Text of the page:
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ISS Spacewalkers Connect Electricity, Coolant Lines To Harmony

Third And Final Outing Planned For Saturday

Success! International Space Station Commander Peggy Whitson and Flight Engineer Dan Tani wound up a seven-hour, 16-minute spacewalk Tuesday afternoon to outfit the Harmony node in its new position in front of the US laboratory Destiny.

The spacewalkers wrapped up the excursion at 1226 EST Tuesday, according to NASA. The two connected electricity and fluid lines between the space station and the Harmony module.

The Associated Press reports connecting the ammonia coolant lines posed the greatest challenge. The lines were stored in an 18.5-foot, 300-pound tray secured to the station's main truss assembly; even in microgravity, the two astronauts had to take turns pulling the container to Harmony.

"Don't get it going too fast," Whitson warned Tani at one point.

After connections were established, Whitson was struck by frozen ammonia crystals during a venting operation. NASA told Whitson the crystals did not pose a hazard, as the sun would bake any crystals Whitson was unable to shake off.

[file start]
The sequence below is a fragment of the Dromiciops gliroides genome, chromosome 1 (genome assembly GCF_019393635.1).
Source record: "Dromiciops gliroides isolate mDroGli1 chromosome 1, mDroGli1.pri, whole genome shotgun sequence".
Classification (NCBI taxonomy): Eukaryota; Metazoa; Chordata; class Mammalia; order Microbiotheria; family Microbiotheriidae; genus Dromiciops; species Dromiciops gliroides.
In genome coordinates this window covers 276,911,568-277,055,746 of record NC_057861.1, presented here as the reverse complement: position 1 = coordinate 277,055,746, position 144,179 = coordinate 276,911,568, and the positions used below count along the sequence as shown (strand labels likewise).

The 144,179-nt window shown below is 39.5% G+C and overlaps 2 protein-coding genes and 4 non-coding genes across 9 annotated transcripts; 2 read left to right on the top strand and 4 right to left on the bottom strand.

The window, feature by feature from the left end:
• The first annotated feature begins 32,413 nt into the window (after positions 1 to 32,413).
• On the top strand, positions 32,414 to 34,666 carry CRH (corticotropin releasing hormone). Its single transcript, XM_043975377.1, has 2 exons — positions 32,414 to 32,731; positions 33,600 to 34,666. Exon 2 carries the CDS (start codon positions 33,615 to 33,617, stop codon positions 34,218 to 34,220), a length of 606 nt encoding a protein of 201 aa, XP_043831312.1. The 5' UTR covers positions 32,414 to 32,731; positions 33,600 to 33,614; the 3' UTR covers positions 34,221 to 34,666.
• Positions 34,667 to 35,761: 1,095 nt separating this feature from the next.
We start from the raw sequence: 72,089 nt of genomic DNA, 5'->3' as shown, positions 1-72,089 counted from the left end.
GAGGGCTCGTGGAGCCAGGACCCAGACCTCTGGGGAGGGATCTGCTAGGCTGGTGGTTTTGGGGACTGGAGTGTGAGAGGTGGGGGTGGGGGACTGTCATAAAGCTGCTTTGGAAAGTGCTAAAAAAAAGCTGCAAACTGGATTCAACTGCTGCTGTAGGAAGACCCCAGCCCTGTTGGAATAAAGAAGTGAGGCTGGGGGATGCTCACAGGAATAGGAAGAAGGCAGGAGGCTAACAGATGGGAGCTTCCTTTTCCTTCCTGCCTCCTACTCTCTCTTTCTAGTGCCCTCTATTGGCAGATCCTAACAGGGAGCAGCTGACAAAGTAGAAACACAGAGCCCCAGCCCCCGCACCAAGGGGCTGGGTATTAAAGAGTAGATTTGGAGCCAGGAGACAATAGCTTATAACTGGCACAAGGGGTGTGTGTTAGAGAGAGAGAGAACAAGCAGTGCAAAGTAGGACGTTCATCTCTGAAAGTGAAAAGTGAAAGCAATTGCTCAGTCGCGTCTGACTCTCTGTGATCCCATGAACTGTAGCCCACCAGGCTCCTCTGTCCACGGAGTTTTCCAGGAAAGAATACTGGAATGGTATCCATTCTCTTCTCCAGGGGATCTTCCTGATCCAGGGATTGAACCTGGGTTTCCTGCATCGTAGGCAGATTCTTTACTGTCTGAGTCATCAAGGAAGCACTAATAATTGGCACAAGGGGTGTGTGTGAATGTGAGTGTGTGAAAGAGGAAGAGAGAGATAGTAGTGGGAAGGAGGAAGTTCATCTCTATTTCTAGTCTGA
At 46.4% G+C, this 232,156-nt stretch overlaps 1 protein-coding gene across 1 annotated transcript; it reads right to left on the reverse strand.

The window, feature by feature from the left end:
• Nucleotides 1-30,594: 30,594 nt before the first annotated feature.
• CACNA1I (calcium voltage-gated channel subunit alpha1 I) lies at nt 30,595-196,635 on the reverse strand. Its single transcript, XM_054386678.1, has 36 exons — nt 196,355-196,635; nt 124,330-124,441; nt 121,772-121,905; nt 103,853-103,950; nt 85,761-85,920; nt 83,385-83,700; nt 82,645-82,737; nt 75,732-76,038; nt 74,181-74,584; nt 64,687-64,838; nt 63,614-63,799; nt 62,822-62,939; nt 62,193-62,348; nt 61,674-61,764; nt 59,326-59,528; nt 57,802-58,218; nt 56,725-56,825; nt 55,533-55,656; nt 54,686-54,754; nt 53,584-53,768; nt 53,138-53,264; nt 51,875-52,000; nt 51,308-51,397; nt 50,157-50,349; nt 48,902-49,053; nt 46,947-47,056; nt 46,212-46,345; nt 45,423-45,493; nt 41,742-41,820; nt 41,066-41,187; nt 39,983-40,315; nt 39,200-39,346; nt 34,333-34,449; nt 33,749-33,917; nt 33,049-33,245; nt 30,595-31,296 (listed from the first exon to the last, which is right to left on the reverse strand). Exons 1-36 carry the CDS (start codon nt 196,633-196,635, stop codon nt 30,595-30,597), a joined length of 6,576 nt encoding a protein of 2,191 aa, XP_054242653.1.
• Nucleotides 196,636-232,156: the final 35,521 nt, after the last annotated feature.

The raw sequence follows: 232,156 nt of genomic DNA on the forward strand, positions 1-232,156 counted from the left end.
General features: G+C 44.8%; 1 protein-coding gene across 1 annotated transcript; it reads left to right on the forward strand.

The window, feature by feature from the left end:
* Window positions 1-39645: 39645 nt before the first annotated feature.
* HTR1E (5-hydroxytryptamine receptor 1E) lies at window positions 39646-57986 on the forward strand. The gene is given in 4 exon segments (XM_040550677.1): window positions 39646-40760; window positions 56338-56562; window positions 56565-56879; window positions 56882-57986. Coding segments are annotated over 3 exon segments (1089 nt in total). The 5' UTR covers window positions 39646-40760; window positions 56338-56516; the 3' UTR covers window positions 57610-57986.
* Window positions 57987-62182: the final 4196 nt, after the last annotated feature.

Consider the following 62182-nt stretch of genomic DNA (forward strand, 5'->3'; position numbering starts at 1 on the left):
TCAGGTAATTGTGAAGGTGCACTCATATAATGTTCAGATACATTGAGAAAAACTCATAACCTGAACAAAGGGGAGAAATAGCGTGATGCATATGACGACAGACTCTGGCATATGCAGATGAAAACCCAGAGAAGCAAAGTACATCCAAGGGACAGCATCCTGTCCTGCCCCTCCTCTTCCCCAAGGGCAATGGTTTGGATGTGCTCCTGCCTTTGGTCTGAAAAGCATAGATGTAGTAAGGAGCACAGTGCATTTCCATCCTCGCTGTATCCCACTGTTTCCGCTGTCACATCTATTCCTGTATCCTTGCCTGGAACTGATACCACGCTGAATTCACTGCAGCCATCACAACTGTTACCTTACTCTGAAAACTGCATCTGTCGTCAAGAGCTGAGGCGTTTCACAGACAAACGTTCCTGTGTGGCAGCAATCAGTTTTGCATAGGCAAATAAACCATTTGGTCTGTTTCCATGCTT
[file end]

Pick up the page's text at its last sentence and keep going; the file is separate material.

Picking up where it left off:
Tani also experienced a minor incident, when the outermost layer of his right glove abraded as he hooked up the fluid lines... the third time in the past year that issue has cropped up. Tani suggested the operation led to the damage.

"Maybe not the big smoking gun we're hoping for, but something," he said.

A third and final outing to ready Harmony for next month's scheduled arrival of the shuttle Atlantis is scheduled for Saturday... after which time, the three-person crew onboard the ISS will finally have the chance to rest a bit. As ANN reported, the crew has worked nearly nonstop since the shuttle Discovery left the station two weeks ago.

The crew has even offered to work on Thanksgiving. "With this particular crew on board, I don't know if holidays mean anything to them. They are just a hard-charging, get-it-done crew," said station manager Kenny Todd last week. "We'll have to make sure they understand that it's Thanksgiving, and take some time and take a breath."

In other news, NASA is still working to determine which parts of a jammed joint on one of the station's two solar panel arrays are wearing against one another... and how to fix the problem. As many as four spacewalks may be needed to clean and repair the joint before the arrival of Japan's Kibo module next year.

FMI: www.nasa.gov

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